FBI Director Christopher Wray didn’t hold back during an interview with Fox News’ Bret Baier on Wednesday.
He described China’s Communist government as the biggest threat to the US and the world — revealing his agency has more than 2,000 active investigations which trace back to the “shadowy regime,” the New York Post reported.
In an interview, Wray revealed there had been a startling 1,300% increase in espionage investigations into the Chinese region in the past decade and said the party was actively spying on Fortune 100 countries and trying to influence US politics.
“There’s no country that presents a broader or more comprehensive threat to America’s innovation, to our economic security and to our democratic ideas,” he said.
Wray described a chilling effort by the Communist Party to pursue a campaign of “economic espionage” which relied on “businessmen, high level scientists, high-level academics” to try to steal confidential information and American innovation to take back to China, the New York Post reported.
“It’s everything from Fortune 100 companies to startups. It’s agriculture, it’s high tech, it’s aviation, it’s healthcare,” he said.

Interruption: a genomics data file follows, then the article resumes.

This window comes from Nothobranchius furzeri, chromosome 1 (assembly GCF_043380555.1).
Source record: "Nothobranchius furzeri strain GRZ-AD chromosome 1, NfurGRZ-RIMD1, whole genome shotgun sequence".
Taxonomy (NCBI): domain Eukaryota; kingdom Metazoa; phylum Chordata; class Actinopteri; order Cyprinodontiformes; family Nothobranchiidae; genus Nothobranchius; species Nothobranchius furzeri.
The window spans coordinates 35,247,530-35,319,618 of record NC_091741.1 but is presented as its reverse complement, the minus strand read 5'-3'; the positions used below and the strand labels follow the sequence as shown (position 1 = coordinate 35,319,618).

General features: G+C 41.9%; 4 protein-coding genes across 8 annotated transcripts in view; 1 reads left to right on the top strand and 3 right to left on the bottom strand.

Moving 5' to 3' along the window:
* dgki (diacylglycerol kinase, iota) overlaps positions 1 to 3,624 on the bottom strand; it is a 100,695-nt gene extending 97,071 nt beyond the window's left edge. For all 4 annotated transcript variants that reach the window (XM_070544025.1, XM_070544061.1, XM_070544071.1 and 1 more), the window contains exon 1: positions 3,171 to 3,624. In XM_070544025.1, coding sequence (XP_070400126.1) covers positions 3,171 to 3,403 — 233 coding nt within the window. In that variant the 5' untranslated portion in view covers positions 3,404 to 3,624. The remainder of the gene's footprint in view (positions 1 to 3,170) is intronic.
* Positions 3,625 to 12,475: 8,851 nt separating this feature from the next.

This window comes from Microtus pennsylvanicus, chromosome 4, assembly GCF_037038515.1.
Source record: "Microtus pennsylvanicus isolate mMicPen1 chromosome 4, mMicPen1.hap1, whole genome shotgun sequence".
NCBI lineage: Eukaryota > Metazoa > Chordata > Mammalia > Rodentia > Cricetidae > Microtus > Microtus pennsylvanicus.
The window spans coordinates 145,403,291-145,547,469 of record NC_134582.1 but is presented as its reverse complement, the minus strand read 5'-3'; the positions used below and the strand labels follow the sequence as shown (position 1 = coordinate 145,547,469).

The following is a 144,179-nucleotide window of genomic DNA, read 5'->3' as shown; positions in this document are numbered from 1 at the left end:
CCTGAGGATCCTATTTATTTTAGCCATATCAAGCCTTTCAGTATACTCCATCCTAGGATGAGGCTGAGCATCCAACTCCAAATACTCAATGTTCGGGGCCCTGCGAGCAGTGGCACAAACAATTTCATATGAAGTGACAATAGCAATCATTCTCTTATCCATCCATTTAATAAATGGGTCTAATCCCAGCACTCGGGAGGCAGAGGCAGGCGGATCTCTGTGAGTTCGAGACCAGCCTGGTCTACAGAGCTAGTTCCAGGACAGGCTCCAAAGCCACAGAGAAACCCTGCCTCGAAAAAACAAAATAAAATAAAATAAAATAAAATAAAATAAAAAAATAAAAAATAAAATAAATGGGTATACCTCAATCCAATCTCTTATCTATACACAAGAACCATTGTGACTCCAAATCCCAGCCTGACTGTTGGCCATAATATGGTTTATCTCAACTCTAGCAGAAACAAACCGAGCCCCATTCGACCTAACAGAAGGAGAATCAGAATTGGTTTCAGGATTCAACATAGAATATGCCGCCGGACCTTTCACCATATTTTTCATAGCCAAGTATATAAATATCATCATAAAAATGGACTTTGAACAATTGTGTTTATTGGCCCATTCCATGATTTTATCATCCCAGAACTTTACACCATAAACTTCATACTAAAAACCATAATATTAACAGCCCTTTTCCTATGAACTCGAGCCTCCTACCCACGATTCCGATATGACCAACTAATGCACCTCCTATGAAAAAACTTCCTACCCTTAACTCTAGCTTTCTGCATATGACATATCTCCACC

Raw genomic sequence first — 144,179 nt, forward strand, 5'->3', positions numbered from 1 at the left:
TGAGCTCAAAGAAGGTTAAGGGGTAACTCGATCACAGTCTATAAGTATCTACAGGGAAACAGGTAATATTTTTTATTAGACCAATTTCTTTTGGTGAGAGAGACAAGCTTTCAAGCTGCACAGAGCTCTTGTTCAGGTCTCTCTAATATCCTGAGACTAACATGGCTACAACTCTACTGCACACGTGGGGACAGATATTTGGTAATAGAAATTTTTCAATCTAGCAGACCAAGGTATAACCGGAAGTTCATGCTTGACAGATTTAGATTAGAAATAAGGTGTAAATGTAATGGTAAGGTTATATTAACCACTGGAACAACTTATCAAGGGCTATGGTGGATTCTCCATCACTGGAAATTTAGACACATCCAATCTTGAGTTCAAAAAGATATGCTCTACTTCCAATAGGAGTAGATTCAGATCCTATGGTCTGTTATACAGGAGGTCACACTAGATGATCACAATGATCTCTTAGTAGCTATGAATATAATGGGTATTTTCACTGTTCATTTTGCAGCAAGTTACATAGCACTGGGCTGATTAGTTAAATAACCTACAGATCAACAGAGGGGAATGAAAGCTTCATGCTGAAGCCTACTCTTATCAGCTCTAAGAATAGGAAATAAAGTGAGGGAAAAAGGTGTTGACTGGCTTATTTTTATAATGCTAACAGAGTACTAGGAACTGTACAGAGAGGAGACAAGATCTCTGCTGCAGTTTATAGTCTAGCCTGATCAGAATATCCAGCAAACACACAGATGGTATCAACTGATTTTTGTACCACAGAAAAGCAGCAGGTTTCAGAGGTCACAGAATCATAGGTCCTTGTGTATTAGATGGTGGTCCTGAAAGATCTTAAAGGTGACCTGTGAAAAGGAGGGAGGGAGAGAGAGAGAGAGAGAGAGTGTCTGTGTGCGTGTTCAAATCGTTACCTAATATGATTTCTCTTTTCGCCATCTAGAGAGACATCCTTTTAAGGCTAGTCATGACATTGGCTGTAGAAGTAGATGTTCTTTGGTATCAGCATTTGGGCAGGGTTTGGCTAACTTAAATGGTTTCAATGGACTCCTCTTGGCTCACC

The intelligence chief also said the CCP were involved in trying to influence US politics to “try to shift them in a more friendly pro-China, pro-Chinese Communist Party direction.”
Part of the problem, China watchers say, is that under the leadership of Xi Jinping, China has given the world a masterclass in how to alienate and alarm even those who aren’t instinctively hostile toward the People’s Republic.
Decades after the surprising emergence and effectiveness of China’s “charm offensive,” Xi has appeared to have squandered all the good will, picking fights with just about every neighbor in Asia Pacific — leading some to believe, that Xi’s time has run out.
Meanwhile, President Trump’s administration has been actively trying to root-out Chinese covert interference in the US, with Congress also raising concerns about the Communist country’s growing influence in American universities, the New York Post reported.
In January, the chairman of Harvard University’s chemistry department was charged with lying about his dealings with Chinese agencies who paid him US$1.5 million for research.